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Successful Development Of the Young Athlete: Guidelines for Parents

Phase Two (Commitment Phase)

Overview

  • Increasing commitment of young athlete to her chosen sport.

  • Extent of commitment is major issue faced by family, especially for the talented athlete.

Problem Areas

  • Excessive conflict

    • Parents, and sometimes coaches, may have a different set of expectations or goals than the athlete, which often leads to conflict.

    • The athlete has to have, or rediscover, his own personal reasons for playing sports. In other words, she needs to see that participation has intrinsic, personal value. 

    • Only the strongest and most confident children have the skills to resist expectations of their parents and to fight for their own dreams.

  • Burnout

    • Where the child gives up on her own dreams and adopts the goals of her parents or coach, she is doomed to failure and burnout often results.

    • When the external reasons for playing (to get a scholarship, to win a game, to impress a scout, to please a father) predominate over the intrinsic reasons (what I call the externalization of sports) burnout becomes likely. 

    • If athlete feels in control so that he views participation as part of his self-development, then sports can be a healthy part of growing up. If the athlete feels controlled, and feels that he is not making the decisions or developing as an individual, burnout is more likely. A study of fifteen adolescent athletes, who had been age-group champions in their sport but had then quit, found that the way high-level sports were organized contributed to the their decision to quit: they felt little control over their own lives, and felt that they had little identity outside of being an athlete. This lack of control and restricted identity cause a great deal of stress, and the sport ceased to be fun.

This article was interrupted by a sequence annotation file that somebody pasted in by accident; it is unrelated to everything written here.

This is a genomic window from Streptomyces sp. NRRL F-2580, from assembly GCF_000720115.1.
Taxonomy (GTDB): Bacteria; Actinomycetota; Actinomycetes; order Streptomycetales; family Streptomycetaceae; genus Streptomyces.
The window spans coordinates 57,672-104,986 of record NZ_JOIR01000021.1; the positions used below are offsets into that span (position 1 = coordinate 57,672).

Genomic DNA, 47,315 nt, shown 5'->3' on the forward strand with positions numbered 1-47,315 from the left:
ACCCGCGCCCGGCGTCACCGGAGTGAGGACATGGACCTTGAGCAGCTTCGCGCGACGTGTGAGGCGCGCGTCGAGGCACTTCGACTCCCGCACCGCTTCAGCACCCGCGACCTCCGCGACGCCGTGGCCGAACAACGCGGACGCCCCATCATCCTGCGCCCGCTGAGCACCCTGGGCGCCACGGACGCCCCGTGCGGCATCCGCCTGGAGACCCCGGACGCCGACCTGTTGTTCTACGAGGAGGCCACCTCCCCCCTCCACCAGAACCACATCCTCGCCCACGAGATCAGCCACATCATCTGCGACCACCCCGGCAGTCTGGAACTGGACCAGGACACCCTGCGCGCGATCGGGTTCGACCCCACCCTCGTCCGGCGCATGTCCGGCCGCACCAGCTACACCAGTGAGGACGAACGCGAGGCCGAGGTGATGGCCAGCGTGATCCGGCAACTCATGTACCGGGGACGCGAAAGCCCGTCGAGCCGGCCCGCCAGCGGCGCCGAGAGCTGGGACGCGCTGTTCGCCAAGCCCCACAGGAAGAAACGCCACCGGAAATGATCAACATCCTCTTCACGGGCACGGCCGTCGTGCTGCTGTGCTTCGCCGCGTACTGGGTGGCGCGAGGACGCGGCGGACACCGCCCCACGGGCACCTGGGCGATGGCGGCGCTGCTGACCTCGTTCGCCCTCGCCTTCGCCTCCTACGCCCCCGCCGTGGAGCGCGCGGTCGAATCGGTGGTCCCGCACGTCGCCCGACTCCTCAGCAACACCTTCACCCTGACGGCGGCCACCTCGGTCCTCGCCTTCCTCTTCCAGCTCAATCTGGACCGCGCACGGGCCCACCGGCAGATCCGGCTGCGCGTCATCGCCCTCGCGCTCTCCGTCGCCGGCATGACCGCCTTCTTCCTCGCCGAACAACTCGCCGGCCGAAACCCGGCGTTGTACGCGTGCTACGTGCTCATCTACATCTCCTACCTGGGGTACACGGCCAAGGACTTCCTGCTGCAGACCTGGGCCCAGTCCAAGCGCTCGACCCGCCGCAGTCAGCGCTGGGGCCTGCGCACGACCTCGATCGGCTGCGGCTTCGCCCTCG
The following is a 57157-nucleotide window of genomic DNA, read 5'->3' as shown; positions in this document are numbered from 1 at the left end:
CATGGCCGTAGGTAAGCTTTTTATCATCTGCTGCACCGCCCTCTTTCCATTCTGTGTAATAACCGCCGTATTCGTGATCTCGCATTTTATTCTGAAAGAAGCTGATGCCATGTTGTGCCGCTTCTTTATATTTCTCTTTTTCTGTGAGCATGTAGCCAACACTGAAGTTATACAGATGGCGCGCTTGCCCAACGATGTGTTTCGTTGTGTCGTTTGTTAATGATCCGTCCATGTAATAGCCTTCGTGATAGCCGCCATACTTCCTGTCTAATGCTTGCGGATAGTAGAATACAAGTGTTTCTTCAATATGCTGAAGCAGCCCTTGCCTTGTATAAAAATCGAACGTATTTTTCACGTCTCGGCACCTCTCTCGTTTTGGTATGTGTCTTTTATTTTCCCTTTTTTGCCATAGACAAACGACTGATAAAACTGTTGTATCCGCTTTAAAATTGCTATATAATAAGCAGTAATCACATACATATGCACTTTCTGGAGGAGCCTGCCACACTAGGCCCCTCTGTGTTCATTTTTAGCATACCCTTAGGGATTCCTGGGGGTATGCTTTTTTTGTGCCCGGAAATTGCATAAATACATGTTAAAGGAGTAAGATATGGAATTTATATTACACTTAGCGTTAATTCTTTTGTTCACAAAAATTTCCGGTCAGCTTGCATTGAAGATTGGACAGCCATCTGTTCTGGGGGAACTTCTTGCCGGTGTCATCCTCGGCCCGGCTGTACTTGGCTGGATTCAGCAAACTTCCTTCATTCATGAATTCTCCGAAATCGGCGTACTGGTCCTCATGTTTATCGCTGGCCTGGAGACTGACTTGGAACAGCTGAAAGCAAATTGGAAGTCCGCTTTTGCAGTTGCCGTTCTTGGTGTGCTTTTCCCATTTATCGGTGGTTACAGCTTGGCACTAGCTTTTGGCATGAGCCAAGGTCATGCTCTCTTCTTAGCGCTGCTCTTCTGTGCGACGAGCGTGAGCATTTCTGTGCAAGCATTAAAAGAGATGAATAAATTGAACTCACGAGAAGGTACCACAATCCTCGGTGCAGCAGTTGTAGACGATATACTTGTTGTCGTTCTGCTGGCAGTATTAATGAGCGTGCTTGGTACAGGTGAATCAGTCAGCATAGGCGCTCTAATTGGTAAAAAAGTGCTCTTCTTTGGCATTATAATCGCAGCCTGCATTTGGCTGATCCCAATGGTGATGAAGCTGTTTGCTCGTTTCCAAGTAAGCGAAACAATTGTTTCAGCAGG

• Under-Involved Parents

    • When parents display no interest whatsoever in the sporting activities of their children, it is very difficult for the young athlete to become committed to a sport. This can place a great burden on the coach, who often feels for the athlete and tries to make up for the parents' ack of support.

      When parents are not involved in their child's activities, the few coaches who are likely to abuse a young athlete have an increased opportunity to engage in such abuse. This is why I encourage parents to form a good relationship with their child's coaches, and why I encourage coaches to be open to parents who want to know what goes on at practices and on trips to tournaments.

Guidelines For Parents

  • Encourage participation. Promote your child's interest in physical activities. This can be a challenge during a time of a child's development when there are many competing demands on a child's time.

  • Don't push. Tap into your child's natural love of physical activity and play. Unfortunately, many youth sports programs turn children off by being boring, repetitive, overly demanding, or insensitive to their needs. Look for "child centered" programs that emphasize fun and skill development. 

  • Provide emotional support: As your child deals with competition, be there with emotional support. Focus on helping your child learn valuable life skills.

  • Involve your child in decision-making regarding sport choices. This is the age for the child to learn to be self-reliant.

  • Reinforce and support your child's decisions and commitment. This is the time to learn about perseverance, commitment and delayed gratification.

  • Recognize likely shift in influence. Your child will start looking more to peers, teachers and coaches for guidance.

  • Communicate with coaches. Keep building good communication with coaches; teach your child to do likewise.

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